Food Magazine issue 82
Fewer than one in 100 eat healthily - there have been significant gains in improving the nation's diet, but a new analysis of data shows that just eight people per thousand are actually eating a healthy diet.
EC to boost kids' fruit - a scheme should provide 90 million Euro (about £75m) to help schools purchase and distribute fresh fruit and vegetables.
Warning labels for coloured foods - the European Parliament has voted in favour of labelling foods containing any of the six food colours E110, E104, E122, E129, E102 and E124 with the words, "may have an adverse effect on activity and attention in children."
Investing in local food - the Manchester grocery which is buying its own land to grow its own produce.
Campaigners say Nestlé hired spy - An anti-globalisation campaign group has lodged a complaint with Swiss authorities and asked them to investigate the Swiss food and drinks giant Nestlé for allegedly hiring a spy to infiltrate the group.
Salt levels fall, but industry needs to do more - salt consumption in the UK has fallen from 9.5 grams (g) to 8.6g since the year 2000, but, the reduction still falls short of the government's target of a 6g daily maximum for adults.
Flora using schools as a marketing tool - schools are actively encouraging parents to buy the slippery spread in return for 'free' kitchen equipment.
UK's poorest need higher incomes for a decent life - According to a new report a single person in Britain today needs to earn at least £13,400 a year to afford a basic, but decent standard of living, including rent on a modest council home.
Superbugs and food - What part does food play in the spread of antibiotic resistant infections? Richard Young, policy adviser to the Soil Association, takes a look at the issues.
Which fast food meals are healthiest? Anyone's guess! - When The Food Magazine asked nutrition specialists and members of the public which fast foods were most laden with fats or calories. The results were surprisingly poor.
Let the buyer beware - Bee Wilson investigates the rich history of food fraud and swindles.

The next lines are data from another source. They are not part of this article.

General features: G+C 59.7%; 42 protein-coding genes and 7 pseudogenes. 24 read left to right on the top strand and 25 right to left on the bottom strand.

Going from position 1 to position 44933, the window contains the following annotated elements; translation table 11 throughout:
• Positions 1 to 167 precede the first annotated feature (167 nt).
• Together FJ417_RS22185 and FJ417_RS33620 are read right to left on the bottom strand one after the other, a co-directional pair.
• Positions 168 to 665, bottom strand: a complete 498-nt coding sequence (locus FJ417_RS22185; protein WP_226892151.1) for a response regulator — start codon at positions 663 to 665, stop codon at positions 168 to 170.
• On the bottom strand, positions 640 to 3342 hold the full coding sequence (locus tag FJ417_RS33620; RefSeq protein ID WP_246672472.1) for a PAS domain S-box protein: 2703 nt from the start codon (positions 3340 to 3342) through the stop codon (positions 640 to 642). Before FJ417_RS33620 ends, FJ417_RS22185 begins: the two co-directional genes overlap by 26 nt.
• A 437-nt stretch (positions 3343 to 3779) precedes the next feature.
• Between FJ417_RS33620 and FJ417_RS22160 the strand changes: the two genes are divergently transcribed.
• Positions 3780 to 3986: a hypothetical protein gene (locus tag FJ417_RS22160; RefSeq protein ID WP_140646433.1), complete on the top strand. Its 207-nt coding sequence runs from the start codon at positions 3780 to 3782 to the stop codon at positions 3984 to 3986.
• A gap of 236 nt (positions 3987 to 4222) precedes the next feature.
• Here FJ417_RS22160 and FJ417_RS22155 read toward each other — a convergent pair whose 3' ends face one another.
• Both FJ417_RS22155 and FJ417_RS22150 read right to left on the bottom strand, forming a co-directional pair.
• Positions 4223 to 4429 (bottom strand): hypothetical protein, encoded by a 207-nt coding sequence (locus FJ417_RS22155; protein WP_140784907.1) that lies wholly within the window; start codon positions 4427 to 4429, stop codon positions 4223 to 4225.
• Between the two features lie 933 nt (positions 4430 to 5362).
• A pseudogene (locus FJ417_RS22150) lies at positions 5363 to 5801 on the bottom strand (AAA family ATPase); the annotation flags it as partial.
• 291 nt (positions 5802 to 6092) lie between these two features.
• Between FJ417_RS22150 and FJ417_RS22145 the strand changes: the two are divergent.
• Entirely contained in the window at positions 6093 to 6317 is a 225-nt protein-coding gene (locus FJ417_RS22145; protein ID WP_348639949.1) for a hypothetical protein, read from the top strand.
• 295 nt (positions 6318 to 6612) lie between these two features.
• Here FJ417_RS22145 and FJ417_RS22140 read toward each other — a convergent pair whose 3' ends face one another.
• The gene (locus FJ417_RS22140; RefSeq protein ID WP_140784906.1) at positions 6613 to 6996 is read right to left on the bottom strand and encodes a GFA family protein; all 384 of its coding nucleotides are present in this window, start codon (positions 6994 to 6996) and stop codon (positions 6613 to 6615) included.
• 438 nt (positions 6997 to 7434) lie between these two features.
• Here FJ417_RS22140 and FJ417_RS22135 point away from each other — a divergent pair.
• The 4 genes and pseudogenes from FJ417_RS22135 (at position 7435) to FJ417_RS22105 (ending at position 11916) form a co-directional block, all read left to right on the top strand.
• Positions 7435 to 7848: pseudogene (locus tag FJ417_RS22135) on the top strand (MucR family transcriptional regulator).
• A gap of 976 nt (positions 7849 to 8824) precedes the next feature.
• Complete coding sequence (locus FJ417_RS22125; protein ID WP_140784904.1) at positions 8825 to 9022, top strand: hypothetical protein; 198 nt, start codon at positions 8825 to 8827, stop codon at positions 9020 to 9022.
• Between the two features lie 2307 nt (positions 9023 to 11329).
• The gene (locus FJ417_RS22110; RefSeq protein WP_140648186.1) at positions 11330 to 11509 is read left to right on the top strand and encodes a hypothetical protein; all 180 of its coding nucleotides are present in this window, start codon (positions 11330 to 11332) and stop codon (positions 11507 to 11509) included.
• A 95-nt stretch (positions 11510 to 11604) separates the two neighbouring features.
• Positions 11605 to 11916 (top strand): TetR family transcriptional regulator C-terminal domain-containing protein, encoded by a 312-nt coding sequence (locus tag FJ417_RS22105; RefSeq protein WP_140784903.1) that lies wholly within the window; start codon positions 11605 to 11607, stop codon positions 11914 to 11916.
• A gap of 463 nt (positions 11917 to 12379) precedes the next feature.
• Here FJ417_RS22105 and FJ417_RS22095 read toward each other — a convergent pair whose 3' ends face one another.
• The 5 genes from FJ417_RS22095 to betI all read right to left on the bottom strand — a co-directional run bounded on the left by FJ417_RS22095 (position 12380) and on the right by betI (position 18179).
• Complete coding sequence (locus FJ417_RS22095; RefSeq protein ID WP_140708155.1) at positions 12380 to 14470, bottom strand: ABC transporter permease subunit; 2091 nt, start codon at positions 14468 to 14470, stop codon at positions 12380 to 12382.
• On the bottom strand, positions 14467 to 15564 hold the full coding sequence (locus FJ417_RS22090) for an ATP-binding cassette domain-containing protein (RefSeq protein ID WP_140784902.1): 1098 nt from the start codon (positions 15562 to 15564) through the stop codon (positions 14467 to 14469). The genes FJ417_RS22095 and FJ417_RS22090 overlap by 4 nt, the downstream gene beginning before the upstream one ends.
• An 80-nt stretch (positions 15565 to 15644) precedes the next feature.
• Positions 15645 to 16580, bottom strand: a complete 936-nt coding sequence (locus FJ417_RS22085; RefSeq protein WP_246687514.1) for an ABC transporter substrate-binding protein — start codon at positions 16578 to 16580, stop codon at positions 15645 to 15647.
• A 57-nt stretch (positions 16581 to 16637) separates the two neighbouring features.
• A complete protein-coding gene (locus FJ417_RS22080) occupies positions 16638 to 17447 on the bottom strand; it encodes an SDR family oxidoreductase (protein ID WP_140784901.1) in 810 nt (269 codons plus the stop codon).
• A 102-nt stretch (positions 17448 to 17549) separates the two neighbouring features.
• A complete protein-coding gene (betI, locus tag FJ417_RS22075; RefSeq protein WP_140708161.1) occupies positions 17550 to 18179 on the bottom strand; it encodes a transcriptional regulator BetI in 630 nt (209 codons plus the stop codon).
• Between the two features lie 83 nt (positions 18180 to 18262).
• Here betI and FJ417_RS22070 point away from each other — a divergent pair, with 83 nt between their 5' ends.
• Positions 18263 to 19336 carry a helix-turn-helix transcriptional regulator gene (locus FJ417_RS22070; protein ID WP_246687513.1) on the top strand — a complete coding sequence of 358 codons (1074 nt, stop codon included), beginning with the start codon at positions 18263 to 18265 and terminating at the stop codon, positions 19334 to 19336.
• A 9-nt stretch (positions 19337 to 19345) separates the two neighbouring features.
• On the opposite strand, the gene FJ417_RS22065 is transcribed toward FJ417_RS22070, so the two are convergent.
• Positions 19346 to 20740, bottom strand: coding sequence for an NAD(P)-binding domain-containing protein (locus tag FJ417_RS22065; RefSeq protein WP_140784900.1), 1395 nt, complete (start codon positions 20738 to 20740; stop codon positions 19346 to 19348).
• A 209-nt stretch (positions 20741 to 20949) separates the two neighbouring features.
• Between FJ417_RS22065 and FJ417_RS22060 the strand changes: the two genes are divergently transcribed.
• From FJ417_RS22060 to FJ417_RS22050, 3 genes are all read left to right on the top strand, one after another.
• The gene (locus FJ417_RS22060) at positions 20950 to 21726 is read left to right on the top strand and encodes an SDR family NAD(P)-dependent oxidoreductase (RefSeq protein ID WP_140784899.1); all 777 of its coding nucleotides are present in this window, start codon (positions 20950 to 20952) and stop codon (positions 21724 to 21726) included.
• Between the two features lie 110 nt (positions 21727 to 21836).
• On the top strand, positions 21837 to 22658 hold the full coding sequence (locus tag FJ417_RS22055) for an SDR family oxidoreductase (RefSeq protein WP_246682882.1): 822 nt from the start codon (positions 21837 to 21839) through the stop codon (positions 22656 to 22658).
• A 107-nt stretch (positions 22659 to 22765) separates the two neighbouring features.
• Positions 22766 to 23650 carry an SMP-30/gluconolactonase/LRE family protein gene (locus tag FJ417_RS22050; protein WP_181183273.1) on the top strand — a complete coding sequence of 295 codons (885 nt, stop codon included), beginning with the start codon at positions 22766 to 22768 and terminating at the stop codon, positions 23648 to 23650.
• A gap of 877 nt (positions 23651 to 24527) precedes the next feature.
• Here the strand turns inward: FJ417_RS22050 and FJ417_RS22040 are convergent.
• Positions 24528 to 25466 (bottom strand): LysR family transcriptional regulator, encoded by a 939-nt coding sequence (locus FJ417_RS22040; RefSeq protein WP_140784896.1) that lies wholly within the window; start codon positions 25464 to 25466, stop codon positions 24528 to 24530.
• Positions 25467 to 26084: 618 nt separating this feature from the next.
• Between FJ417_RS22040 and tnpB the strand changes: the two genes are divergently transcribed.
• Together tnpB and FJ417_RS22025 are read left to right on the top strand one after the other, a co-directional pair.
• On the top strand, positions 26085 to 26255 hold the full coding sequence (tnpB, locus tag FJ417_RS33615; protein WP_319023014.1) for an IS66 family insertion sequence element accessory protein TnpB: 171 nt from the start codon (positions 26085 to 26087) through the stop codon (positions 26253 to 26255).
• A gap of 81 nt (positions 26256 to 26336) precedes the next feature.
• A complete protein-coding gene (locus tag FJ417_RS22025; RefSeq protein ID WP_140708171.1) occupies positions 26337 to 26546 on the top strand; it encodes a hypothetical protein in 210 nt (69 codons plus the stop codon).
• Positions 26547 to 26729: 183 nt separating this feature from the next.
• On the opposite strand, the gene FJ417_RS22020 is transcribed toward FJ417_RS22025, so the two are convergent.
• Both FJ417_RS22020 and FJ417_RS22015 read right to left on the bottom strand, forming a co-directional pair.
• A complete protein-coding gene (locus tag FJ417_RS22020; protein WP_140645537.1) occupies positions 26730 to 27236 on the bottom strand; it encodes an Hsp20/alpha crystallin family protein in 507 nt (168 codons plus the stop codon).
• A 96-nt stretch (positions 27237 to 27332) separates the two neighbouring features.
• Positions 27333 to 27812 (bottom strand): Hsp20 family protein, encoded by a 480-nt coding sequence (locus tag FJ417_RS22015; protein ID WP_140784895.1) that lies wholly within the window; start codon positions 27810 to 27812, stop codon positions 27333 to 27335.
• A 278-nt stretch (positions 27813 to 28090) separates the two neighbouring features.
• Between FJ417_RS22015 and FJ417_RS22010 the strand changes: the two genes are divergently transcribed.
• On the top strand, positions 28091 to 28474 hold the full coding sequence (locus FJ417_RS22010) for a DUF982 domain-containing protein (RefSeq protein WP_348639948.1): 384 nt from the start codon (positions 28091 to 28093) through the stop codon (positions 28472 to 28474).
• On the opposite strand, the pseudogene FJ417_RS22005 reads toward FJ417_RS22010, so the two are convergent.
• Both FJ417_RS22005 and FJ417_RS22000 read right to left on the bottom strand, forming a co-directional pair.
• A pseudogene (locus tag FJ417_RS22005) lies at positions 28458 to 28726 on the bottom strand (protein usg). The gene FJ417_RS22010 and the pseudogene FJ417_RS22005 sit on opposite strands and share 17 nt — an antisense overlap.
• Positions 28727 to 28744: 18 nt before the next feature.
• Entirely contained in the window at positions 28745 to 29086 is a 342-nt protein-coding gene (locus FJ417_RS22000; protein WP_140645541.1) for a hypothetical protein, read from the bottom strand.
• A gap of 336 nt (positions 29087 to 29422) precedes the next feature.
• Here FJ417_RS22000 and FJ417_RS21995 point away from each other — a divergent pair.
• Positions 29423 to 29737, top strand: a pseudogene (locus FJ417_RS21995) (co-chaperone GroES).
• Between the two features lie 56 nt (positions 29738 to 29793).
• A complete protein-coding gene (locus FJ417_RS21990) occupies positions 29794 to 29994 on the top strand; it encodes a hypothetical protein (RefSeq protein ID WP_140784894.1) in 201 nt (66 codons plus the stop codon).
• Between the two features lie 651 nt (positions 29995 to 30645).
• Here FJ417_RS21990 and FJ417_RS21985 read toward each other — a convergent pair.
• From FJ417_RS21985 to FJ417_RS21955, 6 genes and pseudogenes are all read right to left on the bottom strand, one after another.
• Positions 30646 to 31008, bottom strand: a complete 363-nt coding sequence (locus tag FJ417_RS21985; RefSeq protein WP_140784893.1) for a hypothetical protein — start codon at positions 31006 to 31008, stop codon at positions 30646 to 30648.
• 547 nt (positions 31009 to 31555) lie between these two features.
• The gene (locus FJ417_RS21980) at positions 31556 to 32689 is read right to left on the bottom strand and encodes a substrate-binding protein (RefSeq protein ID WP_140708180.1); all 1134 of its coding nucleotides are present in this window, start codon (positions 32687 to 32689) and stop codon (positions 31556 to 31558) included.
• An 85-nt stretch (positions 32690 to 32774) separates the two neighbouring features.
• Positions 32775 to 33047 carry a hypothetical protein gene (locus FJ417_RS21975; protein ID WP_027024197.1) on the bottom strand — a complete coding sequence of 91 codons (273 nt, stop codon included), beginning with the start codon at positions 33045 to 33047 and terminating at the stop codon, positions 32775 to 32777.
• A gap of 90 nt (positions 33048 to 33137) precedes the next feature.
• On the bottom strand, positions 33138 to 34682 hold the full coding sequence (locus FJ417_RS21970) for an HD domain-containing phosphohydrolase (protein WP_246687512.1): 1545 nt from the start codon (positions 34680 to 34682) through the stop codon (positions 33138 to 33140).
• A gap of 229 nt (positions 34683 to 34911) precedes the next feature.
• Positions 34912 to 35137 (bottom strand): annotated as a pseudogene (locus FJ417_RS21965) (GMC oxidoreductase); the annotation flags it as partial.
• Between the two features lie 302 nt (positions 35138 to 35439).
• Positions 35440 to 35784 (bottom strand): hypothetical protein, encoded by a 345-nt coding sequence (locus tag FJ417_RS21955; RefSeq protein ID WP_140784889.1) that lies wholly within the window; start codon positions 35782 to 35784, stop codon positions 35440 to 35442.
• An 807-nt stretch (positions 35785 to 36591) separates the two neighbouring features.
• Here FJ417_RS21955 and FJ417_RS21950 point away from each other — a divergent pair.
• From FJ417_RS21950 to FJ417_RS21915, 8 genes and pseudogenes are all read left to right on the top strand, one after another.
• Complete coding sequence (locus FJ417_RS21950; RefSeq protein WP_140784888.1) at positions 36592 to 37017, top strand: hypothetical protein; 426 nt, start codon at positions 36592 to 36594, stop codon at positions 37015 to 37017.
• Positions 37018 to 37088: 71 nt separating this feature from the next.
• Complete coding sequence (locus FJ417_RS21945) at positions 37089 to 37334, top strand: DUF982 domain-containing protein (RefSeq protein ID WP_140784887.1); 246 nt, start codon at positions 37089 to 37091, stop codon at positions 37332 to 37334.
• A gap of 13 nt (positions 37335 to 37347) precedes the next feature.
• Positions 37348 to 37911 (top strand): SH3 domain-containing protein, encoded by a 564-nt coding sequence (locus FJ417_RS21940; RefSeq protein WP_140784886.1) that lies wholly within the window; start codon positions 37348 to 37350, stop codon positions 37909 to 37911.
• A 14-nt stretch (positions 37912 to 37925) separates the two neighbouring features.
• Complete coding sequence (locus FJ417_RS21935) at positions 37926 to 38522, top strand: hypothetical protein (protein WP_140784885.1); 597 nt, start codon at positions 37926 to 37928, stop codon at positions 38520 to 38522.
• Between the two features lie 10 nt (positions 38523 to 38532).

Food security: leave it to the market? - Tim Lang, Professor of Food Policy at City University, urges readers to take the current food crisis seriously.
Plastic food waste chokes our seas - Anna Glayzer investigates how discarded plastic food packaging can harm the health of people and animals. .
Pesticides on a plate - Nick Mole of the Pesticide Action Network UK investigates pesticide residues in our food.
FSA may weaken the ban on kids' TV ads - The Food Magazine investigates a proposed change to the rules that could make some sweet and fatty food easier to get under the bar on junk food advertising.
Expanding the baby milk market - Helen Crawley, public health nutritionist, investigates new formula milks that claim to help send your baby to sleep.
Healthier school meals, but why aren't they free for all? - Children from families living on benefits receive lunches free, but those living on low incomes still have to pay the full cost.
Legal, decent, honest and true? Misleading food and drink advertisements are supposed to be regulated by the Advertising Standards Authority (ASA). Here we report on recent adjudications.
Price rises mean poorer diets - Rising prices for basic commodities will not mean we eat less, but rather that our diets will deteriorate even further, argues Tim Lobstein.